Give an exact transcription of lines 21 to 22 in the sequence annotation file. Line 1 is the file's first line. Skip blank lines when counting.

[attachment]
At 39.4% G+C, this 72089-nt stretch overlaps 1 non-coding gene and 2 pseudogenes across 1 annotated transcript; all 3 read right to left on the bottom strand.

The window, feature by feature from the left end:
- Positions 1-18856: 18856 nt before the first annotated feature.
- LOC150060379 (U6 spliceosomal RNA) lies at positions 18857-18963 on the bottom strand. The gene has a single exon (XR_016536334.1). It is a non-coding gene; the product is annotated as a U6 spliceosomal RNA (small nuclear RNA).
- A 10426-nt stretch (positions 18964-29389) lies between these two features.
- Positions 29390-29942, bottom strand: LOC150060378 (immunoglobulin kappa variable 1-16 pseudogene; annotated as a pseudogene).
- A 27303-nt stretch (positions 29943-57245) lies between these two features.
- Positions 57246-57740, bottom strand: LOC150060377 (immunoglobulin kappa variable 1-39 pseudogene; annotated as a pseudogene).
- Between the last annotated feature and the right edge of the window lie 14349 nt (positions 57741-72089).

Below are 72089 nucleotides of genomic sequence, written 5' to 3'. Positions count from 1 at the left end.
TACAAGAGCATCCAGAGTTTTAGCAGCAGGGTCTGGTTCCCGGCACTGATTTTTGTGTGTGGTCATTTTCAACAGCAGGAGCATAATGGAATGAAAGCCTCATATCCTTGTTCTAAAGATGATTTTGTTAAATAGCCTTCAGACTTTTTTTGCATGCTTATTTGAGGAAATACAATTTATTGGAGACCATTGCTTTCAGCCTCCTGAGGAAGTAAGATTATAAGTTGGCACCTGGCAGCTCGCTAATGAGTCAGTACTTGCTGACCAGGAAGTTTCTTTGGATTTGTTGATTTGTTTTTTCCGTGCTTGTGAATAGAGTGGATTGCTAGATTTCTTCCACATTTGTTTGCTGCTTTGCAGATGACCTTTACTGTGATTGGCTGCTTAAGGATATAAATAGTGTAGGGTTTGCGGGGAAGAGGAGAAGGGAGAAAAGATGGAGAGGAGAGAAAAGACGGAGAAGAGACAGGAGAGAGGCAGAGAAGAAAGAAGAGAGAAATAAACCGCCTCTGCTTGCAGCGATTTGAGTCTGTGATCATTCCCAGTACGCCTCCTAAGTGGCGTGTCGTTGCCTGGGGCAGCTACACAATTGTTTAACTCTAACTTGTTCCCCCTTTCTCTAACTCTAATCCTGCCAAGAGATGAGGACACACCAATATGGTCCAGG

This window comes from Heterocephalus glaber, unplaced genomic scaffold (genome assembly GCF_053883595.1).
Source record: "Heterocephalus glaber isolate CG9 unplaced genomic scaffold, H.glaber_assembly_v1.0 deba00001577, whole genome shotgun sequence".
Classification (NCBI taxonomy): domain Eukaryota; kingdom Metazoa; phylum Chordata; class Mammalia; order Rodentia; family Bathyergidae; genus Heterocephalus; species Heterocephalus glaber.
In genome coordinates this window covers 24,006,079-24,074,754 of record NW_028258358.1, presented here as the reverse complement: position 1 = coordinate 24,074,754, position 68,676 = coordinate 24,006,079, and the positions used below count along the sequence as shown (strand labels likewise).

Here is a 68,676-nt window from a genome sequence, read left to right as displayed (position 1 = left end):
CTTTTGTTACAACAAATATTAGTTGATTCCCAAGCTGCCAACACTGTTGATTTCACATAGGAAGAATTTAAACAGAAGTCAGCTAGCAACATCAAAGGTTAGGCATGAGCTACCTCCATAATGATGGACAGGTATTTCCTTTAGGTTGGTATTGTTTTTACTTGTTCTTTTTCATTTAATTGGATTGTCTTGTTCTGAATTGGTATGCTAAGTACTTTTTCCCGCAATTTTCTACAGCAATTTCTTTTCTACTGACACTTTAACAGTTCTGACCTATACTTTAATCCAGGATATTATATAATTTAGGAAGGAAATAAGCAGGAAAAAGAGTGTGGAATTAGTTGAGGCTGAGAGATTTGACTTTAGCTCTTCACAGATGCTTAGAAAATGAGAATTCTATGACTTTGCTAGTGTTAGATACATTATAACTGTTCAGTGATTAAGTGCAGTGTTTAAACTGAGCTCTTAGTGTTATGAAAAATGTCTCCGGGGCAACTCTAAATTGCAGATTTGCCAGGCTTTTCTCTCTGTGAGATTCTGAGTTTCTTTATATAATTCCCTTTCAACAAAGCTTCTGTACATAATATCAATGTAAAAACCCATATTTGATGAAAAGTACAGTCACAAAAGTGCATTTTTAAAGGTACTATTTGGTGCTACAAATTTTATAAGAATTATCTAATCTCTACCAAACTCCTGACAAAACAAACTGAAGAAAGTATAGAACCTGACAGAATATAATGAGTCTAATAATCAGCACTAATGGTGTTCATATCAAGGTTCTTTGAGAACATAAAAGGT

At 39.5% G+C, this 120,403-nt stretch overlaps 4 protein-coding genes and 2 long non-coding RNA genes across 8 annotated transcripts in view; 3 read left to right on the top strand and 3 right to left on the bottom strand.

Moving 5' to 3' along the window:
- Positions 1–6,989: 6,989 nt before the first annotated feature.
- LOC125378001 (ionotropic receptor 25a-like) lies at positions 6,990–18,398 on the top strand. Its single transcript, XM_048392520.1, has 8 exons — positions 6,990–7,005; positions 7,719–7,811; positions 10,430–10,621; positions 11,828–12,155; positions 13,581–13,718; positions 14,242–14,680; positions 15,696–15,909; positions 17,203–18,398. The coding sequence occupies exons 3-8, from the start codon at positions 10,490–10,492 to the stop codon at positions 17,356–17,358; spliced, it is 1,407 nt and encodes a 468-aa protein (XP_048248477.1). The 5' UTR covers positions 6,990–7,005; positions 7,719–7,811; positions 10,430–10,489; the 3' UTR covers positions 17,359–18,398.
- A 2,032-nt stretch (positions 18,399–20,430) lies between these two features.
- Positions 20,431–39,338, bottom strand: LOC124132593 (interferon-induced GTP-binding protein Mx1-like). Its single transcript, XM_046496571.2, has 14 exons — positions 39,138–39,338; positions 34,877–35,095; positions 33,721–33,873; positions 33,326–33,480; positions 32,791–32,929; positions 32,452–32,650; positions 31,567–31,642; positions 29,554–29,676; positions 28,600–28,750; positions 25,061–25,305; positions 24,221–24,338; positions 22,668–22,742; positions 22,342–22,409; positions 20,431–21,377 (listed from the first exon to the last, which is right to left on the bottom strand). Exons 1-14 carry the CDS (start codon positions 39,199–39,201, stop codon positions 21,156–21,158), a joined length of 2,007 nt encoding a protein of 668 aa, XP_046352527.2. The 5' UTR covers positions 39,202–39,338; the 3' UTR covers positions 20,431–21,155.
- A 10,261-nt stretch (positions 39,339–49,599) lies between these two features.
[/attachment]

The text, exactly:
- LOC125378001 (ionotropic receptor 25a-like) lies at positions 6,990–18,398 on the top strand. Its single transcript, XM_048392520.1, has 8 exons — positions 6,990–7,005; positions 7,719–7,811; positions 10,430–10,621; positions 11,828–12,155; positions 13,581–13,718; positions 14,242–14,680; positions 15,696–15,909; positions 17,203–18,398. The coding sequence occupies exons 3-8, from the start codon at positions 10,490–10,492 to the stop codon at positions 17,356–17,358; spliced, it is 1,407 nt and encodes a 468-aa protein (XP_048248477.1). The 5' UTR covers positions 6,990–7,005; positions 7,719–7,811; positions 10,430–10,489; the 3' UTR covers positions 17,359–18,398.
- A 2,032-nt stretch (positions 18,399–20,430) lies between these two features.